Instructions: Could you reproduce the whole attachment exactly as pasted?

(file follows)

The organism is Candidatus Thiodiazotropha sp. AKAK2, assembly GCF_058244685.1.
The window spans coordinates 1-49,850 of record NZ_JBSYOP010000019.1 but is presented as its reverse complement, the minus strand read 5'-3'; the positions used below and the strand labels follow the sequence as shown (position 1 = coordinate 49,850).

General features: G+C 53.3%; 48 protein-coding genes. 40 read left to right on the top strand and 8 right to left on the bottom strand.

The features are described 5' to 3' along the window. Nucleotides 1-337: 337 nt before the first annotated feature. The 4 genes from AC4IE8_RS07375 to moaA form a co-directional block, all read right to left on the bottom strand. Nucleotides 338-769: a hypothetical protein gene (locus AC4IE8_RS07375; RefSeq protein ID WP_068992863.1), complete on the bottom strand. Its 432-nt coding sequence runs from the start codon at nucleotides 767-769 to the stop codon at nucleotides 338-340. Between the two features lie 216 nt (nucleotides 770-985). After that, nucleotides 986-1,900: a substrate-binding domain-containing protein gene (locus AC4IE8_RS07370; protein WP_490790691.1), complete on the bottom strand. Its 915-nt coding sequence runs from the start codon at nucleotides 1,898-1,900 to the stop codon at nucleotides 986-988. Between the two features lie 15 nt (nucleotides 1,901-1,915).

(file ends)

The organism is Candidatus Thiodiazotropha sp. AKAK2, assembly GCF_058244685.1.
The window spans coordinates 1-49,850 of record NZ_JBSYOP010000019.1 but is presented as its reverse complement, the minus strand read 5'-3'; the positions used below and the strand labels follow the sequence as shown (position 1 = coordinate 49,850).

General features: G+C 53.3%; 48 protein-coding genes. 40 read left to right on the top strand and 8 right to left on the bottom strand.

The features are described 5' to 3' along the window. Nucleotides 1-337: 337 nt before the first annotated feature. The 4 genes from AC4IE8_RS07375 to moaA form a co-directional block, all read right to left on the bottom strand. Nucleotides 338-769: a hypothetical protein gene (locus AC4IE8_RS07375; RefSeq protein ID WP_068992863.1), complete on the bottom strand. Its 432-nt coding sequence runs from the start codon at nucleotides 767-769 to the stop codon at nucleotides 338-340. Between the two features lie 216 nt (nucleotides 770-985). After that, nucleotides 986-1,900: a substrate-binding domain-containing protein gene (locus AC4IE8_RS07370; protein WP_490790691.1), complete on the bottom strand. Its 915-nt coding sequence runs from the start codon at nucleotides 1,898-1,900 to the stop codon at nucleotides 986-988. Between the two features lie 15 nt (nucleotides 1,901-1,915).